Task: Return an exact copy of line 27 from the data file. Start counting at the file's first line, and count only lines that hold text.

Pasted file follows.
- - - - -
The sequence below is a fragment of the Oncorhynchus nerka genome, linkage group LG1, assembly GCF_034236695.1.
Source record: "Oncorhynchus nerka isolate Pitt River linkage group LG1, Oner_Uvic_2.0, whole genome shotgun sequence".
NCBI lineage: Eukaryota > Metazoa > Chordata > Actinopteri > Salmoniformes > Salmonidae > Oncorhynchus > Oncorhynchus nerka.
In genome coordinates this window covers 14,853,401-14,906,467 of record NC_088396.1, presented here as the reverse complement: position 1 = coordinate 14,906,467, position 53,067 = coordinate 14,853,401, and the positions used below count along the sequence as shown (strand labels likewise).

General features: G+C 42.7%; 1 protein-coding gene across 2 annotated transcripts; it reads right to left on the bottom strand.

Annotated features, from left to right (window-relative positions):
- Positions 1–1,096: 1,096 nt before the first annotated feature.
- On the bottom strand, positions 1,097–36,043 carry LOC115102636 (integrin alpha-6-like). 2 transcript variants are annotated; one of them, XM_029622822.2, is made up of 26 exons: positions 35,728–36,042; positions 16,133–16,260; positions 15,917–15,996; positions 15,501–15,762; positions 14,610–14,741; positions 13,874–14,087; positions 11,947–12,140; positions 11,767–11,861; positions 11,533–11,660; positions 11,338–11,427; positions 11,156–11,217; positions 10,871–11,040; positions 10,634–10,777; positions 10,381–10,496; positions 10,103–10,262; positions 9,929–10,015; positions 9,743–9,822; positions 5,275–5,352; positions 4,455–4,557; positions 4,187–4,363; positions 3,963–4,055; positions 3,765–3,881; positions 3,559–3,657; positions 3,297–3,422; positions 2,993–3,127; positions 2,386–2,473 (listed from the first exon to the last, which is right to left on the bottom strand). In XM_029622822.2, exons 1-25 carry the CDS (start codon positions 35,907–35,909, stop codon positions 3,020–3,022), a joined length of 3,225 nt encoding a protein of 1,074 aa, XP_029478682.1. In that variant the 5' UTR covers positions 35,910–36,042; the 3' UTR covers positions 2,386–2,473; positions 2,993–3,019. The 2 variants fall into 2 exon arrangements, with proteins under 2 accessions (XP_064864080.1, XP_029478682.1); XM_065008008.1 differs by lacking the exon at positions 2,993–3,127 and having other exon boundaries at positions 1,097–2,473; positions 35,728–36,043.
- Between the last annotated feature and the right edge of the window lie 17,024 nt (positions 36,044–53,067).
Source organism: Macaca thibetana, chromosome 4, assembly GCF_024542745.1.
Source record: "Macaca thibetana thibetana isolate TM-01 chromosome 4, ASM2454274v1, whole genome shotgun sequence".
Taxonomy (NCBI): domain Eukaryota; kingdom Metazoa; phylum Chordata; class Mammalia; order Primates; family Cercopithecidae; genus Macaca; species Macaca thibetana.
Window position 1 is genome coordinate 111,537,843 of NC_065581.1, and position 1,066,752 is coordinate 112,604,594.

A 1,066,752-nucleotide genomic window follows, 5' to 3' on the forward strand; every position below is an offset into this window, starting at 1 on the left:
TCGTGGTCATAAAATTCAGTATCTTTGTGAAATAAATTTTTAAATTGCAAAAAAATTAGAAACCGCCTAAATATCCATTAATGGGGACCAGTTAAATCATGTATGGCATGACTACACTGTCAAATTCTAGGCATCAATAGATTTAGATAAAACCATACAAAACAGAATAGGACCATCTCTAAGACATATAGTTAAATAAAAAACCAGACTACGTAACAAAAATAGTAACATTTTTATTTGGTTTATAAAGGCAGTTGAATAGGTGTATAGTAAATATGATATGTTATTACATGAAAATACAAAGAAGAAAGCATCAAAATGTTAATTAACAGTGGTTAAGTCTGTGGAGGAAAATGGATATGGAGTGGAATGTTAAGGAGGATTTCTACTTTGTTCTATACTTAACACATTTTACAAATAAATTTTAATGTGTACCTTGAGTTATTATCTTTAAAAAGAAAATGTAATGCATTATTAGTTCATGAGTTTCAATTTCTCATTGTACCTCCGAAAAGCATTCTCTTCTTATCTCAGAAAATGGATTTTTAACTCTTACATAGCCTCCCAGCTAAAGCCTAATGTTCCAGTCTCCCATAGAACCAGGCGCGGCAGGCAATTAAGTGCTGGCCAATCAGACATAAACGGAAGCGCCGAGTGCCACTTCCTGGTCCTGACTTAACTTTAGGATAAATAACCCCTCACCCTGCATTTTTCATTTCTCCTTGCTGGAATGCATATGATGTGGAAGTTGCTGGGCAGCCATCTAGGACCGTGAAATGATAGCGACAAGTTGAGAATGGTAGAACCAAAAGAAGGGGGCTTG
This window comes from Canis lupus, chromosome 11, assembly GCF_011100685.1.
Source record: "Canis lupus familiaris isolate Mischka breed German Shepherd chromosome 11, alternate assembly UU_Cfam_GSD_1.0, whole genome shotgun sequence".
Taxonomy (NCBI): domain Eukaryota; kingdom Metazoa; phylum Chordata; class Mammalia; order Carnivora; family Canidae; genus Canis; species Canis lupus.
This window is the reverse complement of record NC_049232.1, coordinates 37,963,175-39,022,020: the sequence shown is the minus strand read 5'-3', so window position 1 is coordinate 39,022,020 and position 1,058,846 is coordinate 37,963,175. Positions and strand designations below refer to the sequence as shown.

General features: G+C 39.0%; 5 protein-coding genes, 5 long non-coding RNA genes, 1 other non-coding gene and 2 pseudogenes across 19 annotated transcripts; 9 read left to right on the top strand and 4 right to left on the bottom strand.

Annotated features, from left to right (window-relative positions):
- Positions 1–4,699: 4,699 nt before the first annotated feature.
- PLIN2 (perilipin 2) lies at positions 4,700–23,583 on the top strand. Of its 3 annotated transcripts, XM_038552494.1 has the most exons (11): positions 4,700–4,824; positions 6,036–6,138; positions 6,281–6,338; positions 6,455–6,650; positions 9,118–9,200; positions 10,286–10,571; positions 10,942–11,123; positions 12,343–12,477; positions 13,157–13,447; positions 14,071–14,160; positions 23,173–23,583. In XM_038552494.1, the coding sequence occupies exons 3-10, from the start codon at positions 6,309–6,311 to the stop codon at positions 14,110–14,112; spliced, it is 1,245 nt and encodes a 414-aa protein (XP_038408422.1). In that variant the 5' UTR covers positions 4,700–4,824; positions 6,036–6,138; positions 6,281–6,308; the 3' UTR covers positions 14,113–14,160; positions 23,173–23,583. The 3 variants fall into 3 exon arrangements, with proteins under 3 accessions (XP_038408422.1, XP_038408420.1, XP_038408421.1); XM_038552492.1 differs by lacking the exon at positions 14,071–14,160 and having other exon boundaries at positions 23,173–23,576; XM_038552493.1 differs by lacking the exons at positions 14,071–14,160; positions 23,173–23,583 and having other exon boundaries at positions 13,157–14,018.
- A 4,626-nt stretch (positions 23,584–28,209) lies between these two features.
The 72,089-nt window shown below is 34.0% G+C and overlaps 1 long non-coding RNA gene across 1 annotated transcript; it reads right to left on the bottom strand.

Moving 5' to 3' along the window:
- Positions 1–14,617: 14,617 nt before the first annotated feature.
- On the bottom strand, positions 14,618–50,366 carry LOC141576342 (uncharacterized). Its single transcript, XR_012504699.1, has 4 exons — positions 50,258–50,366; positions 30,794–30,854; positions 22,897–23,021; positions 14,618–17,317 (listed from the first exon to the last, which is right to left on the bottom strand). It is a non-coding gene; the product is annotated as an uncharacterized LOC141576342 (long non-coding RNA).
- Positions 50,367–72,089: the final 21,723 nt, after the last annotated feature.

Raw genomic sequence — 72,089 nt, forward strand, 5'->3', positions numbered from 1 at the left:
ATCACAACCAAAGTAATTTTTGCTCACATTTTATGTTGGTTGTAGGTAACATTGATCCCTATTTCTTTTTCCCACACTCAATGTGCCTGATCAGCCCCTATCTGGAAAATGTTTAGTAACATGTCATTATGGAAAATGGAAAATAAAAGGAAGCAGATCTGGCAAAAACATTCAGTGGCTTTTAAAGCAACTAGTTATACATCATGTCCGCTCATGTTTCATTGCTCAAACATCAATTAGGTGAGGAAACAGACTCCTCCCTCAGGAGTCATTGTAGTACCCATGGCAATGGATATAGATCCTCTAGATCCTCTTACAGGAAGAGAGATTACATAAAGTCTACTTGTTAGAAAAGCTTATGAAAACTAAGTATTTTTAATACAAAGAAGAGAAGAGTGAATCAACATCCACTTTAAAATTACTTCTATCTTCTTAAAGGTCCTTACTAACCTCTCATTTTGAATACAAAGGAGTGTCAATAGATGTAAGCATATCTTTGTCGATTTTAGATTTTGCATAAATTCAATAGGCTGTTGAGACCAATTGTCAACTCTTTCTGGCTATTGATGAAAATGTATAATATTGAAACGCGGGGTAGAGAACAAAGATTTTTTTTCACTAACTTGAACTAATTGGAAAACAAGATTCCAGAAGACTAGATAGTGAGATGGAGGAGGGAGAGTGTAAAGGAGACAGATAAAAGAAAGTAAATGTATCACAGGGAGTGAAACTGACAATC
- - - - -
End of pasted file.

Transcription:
- Positions 1–14,617: 14,617 nt before the first annotated feature.